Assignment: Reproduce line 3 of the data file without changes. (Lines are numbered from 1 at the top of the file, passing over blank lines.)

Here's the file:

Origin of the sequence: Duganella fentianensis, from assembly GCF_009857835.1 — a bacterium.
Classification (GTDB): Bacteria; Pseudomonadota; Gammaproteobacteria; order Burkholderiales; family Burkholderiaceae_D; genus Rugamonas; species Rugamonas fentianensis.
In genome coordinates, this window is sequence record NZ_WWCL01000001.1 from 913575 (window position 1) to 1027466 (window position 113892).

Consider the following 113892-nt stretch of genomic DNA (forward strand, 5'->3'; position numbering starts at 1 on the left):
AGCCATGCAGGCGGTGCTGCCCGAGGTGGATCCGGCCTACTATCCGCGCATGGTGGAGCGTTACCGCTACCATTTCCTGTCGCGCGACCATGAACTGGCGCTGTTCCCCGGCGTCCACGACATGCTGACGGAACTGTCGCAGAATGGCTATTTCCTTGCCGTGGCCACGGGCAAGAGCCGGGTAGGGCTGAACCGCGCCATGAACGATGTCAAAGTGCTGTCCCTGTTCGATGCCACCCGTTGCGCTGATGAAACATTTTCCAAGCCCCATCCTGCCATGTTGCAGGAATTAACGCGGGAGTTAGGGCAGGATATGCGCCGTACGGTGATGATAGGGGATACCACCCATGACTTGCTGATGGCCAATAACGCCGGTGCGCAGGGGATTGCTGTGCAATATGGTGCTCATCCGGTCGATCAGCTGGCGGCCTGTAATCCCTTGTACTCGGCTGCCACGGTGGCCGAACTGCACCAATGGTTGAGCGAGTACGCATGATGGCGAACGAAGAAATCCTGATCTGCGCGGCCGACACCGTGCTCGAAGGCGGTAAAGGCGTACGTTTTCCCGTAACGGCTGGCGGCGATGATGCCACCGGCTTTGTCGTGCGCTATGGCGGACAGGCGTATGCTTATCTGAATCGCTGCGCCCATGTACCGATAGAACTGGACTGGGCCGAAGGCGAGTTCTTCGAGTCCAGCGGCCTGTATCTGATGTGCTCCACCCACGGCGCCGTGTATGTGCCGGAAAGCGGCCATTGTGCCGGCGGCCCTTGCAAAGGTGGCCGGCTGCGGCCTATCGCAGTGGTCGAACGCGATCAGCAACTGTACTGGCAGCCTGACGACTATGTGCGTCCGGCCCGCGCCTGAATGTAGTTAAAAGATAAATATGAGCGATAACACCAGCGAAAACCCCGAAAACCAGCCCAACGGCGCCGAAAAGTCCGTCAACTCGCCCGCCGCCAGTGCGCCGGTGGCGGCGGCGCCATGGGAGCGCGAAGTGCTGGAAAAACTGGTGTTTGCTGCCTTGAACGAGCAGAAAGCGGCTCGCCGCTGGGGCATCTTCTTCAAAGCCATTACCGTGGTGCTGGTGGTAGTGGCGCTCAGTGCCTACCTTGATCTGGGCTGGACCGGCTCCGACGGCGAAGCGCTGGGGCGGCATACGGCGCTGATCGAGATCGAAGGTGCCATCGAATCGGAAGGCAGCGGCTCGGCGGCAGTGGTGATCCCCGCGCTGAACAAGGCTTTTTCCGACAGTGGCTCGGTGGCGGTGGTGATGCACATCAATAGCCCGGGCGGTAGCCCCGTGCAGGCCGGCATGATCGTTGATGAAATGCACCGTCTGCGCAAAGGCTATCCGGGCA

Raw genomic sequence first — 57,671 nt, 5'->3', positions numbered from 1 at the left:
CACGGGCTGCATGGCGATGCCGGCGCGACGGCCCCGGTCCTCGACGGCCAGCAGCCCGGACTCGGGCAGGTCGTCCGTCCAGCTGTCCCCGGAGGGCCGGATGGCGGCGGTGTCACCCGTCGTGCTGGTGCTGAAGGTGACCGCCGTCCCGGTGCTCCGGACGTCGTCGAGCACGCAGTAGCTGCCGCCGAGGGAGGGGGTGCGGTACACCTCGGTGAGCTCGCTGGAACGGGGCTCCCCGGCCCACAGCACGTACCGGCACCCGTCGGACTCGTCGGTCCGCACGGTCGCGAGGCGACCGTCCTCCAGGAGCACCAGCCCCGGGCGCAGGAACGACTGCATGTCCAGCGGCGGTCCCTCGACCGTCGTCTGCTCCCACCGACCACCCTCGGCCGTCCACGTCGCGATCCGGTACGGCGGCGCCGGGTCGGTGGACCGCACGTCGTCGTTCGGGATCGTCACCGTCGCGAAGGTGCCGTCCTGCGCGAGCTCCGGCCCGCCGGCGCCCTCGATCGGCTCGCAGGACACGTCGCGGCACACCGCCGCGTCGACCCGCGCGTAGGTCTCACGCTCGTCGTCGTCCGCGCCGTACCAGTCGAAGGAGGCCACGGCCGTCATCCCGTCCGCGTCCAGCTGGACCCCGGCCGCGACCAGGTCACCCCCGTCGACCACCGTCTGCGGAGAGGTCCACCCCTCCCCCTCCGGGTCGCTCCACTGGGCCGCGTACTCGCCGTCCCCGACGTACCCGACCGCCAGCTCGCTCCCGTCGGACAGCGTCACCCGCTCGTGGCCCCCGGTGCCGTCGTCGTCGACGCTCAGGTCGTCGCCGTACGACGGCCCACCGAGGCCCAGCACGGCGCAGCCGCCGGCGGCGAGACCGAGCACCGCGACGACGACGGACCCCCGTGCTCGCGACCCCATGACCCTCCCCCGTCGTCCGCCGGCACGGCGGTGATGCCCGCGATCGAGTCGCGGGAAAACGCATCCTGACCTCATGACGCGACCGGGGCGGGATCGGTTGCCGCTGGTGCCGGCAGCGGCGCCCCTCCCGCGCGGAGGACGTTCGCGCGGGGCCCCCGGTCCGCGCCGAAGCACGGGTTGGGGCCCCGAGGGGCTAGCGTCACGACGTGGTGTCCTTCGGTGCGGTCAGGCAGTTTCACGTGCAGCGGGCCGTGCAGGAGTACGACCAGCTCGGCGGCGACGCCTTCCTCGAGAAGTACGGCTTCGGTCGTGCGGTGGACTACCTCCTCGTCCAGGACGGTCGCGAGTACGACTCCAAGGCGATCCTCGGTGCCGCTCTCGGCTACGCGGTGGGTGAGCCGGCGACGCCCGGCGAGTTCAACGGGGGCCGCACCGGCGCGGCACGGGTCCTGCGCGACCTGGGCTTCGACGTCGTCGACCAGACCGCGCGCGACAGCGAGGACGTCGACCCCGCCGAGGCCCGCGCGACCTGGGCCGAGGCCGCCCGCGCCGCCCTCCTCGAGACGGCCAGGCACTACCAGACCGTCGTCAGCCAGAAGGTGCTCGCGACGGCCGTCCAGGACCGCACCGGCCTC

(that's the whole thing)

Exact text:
In genome coordinates, this window is sequence record NZ_WWCL01000001.1 from 913575 (window position 1) to 1027466 (window position 113892).